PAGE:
Unknown zero-day vulnerability affects all Windows versions, source code offered for $90,000
Microsoft proudly boasts that both its Windows 10 and Edge browser are the most secure systems in the world. However, we all know there is no such thing as malware-proof software and recently discovered that even Microsoft’s latest OS and its components are vulnerable to threats.
For one, the Windows God Mode hack makes it possible for hackers to command Control Panel options and Settings, using the vulnerability as an access gate for serious malware attacks. Microsoft also warned users about a new macro trick used to activate ransomware. All this while a large swath of user continue to run unsupported Windows XP and IE versions, turning their computers into sitting ducks for hackers.
These are only a few specific examples of vulnerabilities — and the worst is yet to come. According to a recent disclosure, there is a zero-day exploit for all 32 and 64-bit versions of Windows versions. The information was revealed by a well-known user, BuggiCorp, who is also willing to sell the source-code of this exploit for $90,000. The user requests the payment to be done in Bitcoin.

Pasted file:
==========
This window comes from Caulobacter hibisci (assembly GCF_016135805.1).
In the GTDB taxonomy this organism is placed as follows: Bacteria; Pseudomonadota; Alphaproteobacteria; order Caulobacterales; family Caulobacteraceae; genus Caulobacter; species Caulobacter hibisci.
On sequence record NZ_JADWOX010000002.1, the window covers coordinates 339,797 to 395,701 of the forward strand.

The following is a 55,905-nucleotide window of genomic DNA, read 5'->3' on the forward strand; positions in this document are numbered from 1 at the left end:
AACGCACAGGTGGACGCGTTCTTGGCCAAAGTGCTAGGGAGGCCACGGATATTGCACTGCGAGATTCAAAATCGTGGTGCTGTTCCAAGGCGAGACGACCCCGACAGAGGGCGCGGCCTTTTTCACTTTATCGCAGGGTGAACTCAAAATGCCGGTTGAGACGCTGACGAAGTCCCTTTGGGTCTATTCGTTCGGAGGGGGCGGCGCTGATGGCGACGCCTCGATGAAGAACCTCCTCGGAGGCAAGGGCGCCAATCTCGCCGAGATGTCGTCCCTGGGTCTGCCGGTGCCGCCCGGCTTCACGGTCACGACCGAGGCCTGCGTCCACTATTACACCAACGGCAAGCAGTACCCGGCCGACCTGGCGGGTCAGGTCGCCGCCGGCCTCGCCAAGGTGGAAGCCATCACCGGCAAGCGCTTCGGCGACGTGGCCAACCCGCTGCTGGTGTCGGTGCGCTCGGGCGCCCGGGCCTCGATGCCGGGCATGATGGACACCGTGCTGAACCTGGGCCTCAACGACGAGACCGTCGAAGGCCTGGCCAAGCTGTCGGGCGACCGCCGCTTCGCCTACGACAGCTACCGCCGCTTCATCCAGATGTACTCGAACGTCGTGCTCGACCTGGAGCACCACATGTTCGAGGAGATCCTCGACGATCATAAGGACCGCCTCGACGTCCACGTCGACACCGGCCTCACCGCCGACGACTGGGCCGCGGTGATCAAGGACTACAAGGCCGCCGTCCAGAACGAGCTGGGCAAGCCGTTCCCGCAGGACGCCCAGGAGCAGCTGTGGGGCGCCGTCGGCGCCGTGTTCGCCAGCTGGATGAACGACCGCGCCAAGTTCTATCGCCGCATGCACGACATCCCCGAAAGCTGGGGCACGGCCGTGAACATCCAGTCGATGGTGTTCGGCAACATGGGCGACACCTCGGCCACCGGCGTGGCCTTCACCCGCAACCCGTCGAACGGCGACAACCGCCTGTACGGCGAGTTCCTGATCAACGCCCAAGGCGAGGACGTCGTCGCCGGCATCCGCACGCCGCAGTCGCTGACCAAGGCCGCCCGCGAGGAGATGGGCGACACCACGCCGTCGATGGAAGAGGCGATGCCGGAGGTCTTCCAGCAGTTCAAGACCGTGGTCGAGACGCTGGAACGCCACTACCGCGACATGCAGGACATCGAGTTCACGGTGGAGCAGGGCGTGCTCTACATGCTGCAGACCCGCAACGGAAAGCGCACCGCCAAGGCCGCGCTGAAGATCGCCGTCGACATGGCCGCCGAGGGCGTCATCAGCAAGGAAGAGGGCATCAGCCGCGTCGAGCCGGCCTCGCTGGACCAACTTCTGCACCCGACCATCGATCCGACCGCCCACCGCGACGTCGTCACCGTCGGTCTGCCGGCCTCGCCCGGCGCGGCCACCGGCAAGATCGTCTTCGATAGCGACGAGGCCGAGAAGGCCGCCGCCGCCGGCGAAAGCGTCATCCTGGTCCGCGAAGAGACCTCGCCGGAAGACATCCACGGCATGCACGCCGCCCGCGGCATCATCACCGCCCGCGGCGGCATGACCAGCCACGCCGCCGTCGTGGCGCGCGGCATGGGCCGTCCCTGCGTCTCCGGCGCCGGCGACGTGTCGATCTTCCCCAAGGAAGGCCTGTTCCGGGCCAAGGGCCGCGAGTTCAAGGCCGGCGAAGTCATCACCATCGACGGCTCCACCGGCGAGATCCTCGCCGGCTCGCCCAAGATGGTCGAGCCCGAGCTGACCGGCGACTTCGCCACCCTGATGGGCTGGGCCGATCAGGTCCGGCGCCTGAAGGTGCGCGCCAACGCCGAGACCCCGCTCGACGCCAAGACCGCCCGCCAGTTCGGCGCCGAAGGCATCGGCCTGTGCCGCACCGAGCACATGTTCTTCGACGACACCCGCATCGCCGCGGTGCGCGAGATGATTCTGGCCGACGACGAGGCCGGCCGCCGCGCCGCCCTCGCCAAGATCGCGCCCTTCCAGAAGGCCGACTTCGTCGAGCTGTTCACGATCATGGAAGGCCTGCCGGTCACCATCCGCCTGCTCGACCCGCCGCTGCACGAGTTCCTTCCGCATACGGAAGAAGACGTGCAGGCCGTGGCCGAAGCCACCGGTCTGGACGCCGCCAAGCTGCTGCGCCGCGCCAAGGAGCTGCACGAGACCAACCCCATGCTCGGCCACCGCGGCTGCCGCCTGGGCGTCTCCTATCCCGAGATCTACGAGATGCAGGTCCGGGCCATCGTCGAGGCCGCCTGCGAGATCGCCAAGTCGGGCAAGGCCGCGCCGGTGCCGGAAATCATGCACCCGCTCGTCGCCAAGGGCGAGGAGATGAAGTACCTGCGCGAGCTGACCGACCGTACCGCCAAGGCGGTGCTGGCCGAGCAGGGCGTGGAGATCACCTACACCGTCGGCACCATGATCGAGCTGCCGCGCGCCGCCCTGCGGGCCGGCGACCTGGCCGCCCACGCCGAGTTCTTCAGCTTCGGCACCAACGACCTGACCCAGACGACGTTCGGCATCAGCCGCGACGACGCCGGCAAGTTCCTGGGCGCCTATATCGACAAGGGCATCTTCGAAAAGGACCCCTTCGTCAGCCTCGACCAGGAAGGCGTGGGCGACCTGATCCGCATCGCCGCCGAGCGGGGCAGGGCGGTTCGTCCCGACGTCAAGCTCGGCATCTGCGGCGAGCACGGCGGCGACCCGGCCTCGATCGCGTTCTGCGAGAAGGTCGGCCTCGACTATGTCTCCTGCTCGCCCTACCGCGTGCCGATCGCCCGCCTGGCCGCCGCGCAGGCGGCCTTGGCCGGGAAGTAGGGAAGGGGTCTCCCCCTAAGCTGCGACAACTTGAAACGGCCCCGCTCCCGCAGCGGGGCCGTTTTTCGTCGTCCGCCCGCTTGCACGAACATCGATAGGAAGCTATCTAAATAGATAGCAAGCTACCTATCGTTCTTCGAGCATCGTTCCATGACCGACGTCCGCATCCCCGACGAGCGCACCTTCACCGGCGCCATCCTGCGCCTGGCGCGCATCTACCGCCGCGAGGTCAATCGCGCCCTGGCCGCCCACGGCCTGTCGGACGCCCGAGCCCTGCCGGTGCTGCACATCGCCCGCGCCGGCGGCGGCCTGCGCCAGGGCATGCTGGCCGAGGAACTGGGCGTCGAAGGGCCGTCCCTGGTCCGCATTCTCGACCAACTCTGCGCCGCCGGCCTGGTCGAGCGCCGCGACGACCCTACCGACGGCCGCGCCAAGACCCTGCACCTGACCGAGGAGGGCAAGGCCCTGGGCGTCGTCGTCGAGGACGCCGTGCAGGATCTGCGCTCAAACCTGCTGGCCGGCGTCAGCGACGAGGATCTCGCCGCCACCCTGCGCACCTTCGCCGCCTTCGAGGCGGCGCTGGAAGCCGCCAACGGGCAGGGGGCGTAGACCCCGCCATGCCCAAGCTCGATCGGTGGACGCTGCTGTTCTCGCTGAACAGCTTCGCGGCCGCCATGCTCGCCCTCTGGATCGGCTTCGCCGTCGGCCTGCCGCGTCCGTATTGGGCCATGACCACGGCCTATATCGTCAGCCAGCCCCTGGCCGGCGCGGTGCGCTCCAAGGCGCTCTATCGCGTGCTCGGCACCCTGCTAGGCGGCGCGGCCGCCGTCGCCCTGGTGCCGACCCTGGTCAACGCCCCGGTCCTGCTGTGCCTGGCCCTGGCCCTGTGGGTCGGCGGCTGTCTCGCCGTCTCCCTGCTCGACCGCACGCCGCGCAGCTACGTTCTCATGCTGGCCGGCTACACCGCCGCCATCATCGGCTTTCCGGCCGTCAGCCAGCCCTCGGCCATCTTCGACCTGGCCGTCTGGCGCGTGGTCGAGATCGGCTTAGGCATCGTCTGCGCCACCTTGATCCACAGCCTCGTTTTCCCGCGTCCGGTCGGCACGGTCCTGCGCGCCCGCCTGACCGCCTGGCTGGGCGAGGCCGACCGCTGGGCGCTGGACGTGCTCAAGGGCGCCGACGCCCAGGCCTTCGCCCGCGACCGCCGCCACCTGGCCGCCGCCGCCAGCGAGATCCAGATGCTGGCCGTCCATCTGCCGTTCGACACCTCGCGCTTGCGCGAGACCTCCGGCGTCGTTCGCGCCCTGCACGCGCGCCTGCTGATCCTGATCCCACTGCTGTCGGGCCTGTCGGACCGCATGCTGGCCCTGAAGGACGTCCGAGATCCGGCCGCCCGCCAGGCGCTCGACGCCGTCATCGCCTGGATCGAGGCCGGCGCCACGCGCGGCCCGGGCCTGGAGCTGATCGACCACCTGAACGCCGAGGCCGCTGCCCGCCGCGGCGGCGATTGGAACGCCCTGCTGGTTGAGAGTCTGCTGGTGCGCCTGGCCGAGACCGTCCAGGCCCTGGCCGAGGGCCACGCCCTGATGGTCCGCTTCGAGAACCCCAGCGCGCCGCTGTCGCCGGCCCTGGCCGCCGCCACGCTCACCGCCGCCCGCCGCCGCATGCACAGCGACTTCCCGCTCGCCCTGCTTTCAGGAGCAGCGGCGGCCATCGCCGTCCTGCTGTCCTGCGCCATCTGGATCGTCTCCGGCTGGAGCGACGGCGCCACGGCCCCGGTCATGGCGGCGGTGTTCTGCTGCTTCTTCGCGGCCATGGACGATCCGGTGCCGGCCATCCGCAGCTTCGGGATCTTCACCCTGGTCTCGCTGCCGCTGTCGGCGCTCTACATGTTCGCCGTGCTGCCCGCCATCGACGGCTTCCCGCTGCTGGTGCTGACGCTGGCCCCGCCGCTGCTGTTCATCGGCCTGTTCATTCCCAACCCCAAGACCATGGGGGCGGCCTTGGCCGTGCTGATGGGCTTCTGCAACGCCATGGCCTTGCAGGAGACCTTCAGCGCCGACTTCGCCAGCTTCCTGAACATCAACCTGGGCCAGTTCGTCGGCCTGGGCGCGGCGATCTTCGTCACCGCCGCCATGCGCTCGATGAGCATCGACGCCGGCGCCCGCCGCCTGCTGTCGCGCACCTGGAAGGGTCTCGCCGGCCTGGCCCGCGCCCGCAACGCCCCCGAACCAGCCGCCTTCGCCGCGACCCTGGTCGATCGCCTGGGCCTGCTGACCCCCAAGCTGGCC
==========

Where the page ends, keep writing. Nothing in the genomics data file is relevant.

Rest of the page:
Exploit for local privilege escalation (LPE) for a 0day vulnerability in win32k.sys. The vulnerability exists in the incorrect handling of window objects, which have certain properties, and [the vulnerability] exists in all OS [versions], starting from Windows 2000. [The] exploit is implemented for all OS architectures (x86 and x64), starting from Windows XP, including Windows Server versions, and up to current variants of Windows 10. The vulnerability is of “write-what-where” type, and as such allows one to write a certain value to any address [in memory], which is sufficient for a full exploit. The exploit successfully escapes from ILL/appcontainer (LOW), bypassing (more precisely: doesn’t get affected at all [by]) all existing protection mechanisms such as ASLR, DEP, SMEP, etc.
This vulnerability is extremely dangerous since it allegedly lets hackers elevate the privileges of any software process to the system level. It would be interesting to see who buys the code as anyone, from Microsoft to hackers, could do so. For the time being, there is no certainty about whether the exploit is authentic or not. Microsoft is already aware of the existence of this code, but has yet to issue any comments.
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